Long Island motorcyclists can’t always avoid being involved in an accident but there are things they can do to increase safety and make quick but informed decisions while operating a motorcycle. Long Island has many beautiful motorcycle routes. Unfortunately, some dangers faced by Long Island motorcyclists are caused by vehicle drivers.
Whether texting, eating a messy taco or daydreaming, distracted drivers are a leading cause of car accidents in the U.S. When an oncoming, distracted driver swerves into the path of a motorcyclist, chances are that motorcyclist will suffer serious injuries.
Avid motorcyclists have scary tales about narrowly avoiding collisions with other vehicles at intersections. Not because they weren’t obeying traffic signals but because the driver of a car chose to disobey signals.
Long Island motorcyclists driving down residential streets can be hurt just as severely by flung-open car doors as they can getting hit by car.People getting out of their cars sometimes forget to see if a motorcyclist or bicyclist is riding by their vehicle.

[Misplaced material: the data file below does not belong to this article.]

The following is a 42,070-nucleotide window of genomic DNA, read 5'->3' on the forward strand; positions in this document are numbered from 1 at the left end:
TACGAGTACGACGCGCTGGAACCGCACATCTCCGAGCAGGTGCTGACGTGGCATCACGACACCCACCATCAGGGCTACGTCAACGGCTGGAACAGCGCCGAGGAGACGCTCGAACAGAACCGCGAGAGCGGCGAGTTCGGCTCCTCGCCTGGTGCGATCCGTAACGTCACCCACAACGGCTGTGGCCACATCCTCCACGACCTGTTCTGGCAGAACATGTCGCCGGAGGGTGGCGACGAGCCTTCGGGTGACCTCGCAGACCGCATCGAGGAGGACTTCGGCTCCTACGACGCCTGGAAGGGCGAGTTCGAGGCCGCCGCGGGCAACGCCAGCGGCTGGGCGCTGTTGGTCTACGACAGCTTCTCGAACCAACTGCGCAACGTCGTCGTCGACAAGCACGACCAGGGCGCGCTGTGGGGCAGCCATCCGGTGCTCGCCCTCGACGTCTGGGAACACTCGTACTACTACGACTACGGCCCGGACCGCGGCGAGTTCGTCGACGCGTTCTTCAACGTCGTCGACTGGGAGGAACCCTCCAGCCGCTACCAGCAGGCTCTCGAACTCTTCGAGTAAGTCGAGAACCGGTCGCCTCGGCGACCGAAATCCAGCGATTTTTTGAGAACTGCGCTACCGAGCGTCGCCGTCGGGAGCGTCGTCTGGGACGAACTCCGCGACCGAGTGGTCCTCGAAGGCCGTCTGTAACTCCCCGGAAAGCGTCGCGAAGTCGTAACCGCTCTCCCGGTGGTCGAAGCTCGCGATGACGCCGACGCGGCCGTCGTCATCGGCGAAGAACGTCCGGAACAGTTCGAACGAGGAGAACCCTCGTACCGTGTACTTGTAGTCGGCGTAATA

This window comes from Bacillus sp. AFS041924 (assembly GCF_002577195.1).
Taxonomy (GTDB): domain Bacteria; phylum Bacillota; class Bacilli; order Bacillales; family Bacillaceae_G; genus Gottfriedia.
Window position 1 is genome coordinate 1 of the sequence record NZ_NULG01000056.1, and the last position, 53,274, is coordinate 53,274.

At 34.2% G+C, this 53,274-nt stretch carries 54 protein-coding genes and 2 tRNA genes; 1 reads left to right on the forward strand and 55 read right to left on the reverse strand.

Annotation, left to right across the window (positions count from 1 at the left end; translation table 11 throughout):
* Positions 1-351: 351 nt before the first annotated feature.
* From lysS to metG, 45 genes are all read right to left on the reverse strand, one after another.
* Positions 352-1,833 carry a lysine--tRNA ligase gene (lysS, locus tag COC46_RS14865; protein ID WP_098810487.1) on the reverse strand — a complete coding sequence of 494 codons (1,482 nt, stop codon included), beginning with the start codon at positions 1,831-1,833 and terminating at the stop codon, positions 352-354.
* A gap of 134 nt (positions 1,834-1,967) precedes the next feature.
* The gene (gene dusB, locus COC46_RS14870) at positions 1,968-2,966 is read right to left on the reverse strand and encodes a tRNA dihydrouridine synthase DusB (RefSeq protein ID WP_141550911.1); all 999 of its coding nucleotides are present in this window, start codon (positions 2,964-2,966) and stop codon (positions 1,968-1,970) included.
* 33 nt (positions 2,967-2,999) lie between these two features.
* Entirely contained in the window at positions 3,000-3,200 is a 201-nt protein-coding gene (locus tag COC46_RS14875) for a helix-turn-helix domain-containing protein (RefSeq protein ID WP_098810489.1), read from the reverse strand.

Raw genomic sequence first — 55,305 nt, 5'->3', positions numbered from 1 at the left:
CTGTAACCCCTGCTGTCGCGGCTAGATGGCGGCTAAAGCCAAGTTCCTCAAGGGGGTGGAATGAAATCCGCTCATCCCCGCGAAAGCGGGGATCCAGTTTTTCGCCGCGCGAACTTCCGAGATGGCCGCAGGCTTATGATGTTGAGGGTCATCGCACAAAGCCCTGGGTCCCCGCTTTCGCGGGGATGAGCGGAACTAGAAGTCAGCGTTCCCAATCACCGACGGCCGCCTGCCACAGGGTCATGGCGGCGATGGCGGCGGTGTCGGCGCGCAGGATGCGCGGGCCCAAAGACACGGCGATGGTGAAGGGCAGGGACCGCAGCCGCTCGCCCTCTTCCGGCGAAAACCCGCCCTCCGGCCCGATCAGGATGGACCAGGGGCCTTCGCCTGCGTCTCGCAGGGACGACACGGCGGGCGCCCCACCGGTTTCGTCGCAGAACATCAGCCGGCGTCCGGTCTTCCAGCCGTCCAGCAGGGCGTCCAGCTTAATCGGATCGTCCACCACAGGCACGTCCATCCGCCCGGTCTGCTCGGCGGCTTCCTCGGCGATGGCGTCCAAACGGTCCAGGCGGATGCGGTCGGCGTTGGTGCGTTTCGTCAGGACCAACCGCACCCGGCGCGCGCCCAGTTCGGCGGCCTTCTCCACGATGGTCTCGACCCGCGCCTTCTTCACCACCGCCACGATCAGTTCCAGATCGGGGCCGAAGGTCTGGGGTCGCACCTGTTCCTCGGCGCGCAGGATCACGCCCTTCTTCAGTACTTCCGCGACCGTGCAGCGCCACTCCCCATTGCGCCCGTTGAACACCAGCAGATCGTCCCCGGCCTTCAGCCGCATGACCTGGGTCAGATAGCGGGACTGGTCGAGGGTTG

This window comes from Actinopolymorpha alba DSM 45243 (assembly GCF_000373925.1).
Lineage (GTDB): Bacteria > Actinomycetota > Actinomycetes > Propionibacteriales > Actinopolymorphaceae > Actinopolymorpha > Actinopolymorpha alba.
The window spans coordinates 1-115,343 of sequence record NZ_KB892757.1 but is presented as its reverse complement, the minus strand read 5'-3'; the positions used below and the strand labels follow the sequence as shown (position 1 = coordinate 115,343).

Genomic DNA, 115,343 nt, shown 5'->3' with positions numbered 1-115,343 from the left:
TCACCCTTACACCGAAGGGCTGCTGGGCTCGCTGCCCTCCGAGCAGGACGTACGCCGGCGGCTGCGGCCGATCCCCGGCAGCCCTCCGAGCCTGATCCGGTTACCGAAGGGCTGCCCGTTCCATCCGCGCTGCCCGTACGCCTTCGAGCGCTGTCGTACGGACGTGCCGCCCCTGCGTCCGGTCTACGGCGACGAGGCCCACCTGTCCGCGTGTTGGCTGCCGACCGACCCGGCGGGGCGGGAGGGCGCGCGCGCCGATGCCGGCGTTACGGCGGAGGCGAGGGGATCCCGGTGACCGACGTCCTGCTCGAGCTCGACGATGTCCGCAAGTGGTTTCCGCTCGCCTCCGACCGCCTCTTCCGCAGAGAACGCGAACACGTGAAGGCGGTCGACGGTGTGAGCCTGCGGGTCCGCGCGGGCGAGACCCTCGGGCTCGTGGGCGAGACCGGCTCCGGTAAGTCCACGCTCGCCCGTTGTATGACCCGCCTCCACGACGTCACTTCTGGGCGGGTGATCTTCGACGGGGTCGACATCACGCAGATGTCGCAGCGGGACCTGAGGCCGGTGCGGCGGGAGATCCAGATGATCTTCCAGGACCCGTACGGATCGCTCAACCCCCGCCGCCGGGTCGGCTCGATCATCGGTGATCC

It can be nerve-wracking for a motorcyclist to be followed too closely by an impatient driver. Car drivers are supposed to stay back a safe distance from bikes and other vehicles in case the vehicle in front of them has to make a quick stop. Tailgaters slightly bumping a motorcycle in front of them can cause the operator to lose control, crash and possibly sustain serious physical injuries.
Accidents involving vehicles passing motorcycles are sometimes the result of vehicles speeding and misjudging the distance between them and the motorcycle. In addition, impatient drivers may pass on double yellow lines, increasing the risk of causing a head-on collision.
Long Island motorcyclists suffering severe injuries because of negligent or reckless drivers may be eligible to receive compensation for their damages. Call William Mattar today if you or a loved one is recovering from motorcycle accident injuries requiring emergency treatment, ongoing medical treatment and/or hospitalization.